In the summer of 1997, Texan Joey Thackery decided to tune up his '93 F-body, and these Dallas boys always think big: The plan was to produce the baddest daily driven, naturally aspirated stock-block LT1 on the streets. While it's true the car's a Pontiac and this is Chevy High Performance magazine, this is also an LT1, and it's doubtful that the engine cares whether it's bolted in a Pontiac or a Chevy. Think of this as cross-cultural education and you'll do fine. The real story is what it takes to coax 1.2 rear-wheel hp/ci from a pushrod EFI V-8 while maintaining driveability in a six-speed door-slammer.
To find out, we tracked down Thackery in Houston where Gallant Technical Performance (GTP) had transformed an LT4 intake and heads with custom-porting wizardry. Thackery then assembled a compatible, super-duty hydraulic valvetrain. After observing Gallant in action, we made our way to Dallas, where Thackery’s start-up company, Area 51 Performance, installed the GTP equipment on the bone-stock LT1 short-block and upgraded the 1993 to handle the power upgrades. It’s also where Team Dynotech’s Chris Harrington installed an ACCEL/DFI ECU on the car.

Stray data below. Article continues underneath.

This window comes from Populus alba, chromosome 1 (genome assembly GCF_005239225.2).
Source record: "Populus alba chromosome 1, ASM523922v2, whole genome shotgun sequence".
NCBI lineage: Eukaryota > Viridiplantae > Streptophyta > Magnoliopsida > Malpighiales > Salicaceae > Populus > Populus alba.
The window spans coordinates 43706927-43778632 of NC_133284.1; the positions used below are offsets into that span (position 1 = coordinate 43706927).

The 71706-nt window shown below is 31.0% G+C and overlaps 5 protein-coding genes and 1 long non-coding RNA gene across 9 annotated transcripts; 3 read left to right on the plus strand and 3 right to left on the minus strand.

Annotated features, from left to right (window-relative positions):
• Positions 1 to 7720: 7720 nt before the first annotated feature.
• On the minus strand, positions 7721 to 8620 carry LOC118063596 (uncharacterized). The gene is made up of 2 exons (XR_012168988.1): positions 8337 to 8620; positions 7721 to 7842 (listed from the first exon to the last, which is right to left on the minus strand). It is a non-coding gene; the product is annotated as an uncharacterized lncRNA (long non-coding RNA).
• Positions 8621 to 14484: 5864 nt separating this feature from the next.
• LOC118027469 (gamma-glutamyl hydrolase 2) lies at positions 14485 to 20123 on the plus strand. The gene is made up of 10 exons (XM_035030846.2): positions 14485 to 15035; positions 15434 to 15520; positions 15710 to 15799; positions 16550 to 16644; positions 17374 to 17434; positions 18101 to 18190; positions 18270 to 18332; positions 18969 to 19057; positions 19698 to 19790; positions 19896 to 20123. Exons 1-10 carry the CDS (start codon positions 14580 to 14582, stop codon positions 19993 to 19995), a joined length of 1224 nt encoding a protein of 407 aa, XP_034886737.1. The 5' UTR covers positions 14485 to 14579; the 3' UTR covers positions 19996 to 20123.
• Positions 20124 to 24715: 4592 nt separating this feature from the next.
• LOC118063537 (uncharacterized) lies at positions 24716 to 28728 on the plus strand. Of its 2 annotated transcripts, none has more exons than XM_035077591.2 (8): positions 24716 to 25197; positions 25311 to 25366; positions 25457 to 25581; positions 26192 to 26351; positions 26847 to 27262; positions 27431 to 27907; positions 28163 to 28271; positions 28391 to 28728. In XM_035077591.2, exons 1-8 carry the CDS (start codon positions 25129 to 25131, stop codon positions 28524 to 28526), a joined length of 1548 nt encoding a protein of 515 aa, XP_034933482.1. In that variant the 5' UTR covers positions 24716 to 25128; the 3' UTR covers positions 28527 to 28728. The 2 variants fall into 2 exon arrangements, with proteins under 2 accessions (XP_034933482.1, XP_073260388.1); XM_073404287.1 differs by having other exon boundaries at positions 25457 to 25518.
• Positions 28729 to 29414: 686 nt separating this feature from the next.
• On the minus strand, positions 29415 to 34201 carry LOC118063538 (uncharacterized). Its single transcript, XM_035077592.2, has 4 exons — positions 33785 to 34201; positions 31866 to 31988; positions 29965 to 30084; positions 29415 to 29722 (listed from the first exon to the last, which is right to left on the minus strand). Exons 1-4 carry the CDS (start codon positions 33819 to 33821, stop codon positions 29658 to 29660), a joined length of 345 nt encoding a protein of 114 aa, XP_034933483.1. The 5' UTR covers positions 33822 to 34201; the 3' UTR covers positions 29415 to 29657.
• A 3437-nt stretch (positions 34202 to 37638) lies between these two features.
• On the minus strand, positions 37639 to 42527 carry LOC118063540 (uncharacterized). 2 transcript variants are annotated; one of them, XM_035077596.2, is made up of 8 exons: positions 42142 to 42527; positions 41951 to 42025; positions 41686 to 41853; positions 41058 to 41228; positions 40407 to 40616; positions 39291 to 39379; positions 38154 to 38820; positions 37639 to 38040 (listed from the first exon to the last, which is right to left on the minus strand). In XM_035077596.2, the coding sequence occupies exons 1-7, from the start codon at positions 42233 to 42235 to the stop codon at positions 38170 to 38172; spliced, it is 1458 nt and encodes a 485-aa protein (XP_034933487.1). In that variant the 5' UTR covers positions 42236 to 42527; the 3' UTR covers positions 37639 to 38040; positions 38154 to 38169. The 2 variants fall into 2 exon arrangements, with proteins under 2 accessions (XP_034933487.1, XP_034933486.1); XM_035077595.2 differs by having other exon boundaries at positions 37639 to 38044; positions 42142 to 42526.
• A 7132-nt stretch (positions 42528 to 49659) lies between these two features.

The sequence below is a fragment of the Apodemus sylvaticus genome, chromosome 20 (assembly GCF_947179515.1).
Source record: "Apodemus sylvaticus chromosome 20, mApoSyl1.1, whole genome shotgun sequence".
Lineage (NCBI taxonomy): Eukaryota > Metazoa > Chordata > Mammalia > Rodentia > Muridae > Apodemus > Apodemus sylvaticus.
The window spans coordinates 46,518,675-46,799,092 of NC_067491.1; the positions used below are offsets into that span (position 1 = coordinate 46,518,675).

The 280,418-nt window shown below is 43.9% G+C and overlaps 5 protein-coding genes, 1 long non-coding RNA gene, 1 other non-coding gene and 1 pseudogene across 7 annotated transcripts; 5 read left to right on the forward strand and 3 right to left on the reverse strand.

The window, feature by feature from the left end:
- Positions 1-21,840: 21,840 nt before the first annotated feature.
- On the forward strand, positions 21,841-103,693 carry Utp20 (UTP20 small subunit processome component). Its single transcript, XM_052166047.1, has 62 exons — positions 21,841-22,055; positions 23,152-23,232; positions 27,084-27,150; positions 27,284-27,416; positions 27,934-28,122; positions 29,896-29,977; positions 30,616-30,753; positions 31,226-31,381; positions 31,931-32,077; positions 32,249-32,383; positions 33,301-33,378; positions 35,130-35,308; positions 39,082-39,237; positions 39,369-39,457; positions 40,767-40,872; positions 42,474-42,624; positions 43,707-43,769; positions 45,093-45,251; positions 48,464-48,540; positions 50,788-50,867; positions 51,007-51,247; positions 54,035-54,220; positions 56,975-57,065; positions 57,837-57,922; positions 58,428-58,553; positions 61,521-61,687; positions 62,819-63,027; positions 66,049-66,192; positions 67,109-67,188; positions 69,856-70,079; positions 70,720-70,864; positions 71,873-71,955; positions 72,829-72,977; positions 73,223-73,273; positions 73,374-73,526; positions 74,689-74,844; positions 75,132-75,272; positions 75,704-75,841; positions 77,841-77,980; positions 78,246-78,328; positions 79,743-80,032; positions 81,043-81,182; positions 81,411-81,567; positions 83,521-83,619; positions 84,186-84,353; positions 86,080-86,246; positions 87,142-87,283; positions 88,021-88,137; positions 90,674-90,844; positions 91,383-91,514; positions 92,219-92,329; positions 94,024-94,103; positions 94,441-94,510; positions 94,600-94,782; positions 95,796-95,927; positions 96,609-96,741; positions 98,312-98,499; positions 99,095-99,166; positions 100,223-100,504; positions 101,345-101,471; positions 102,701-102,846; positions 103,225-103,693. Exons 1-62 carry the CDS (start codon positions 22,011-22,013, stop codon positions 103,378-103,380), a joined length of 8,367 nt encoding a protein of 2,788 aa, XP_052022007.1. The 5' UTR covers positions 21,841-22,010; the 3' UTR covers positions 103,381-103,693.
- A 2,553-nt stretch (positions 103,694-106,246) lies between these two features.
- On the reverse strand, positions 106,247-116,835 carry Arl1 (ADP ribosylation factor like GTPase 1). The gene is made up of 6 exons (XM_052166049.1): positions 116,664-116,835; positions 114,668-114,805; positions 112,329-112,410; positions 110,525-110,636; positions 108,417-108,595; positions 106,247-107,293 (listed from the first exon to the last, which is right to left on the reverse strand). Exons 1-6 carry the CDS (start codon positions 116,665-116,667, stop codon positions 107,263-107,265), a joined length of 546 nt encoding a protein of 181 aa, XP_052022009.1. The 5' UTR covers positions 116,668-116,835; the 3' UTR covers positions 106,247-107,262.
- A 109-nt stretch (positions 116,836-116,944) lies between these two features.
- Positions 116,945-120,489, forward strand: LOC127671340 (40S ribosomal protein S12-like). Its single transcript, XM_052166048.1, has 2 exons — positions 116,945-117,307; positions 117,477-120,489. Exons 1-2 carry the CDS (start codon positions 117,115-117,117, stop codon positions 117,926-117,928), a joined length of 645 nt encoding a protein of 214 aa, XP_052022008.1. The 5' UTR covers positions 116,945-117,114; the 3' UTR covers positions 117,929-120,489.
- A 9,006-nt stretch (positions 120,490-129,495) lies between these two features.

Thackery found 428 actual rear-wheel horses (estimated to be 500 at the flywheel), which more than justifies Gallant's fast-growing reputation as the place to go in Texas for pushing your CNC-ported or stock heads to new frontiers of heavy breathing.
Area 51's Very Yellow Poncho made 260 rear-wheel hp on the Dynojet, which is as good as it gets on a stock LT1. In fact, Harrington has found that low-mileage bone-stock LT1s commonly vary by as much as 25 rear-wheel hp on the Dynojet.
Thackery acquired his 1993 F-body last summer and immediately installed a chip, a cold-air intake, and an after-cat exhaust and removed the cat to run a respectable 13.62 at 104 mph at the Ennis dragstrip near Dallas. Then he got serious. In October, Area 51 Performance installed everything at once on the stock short-block.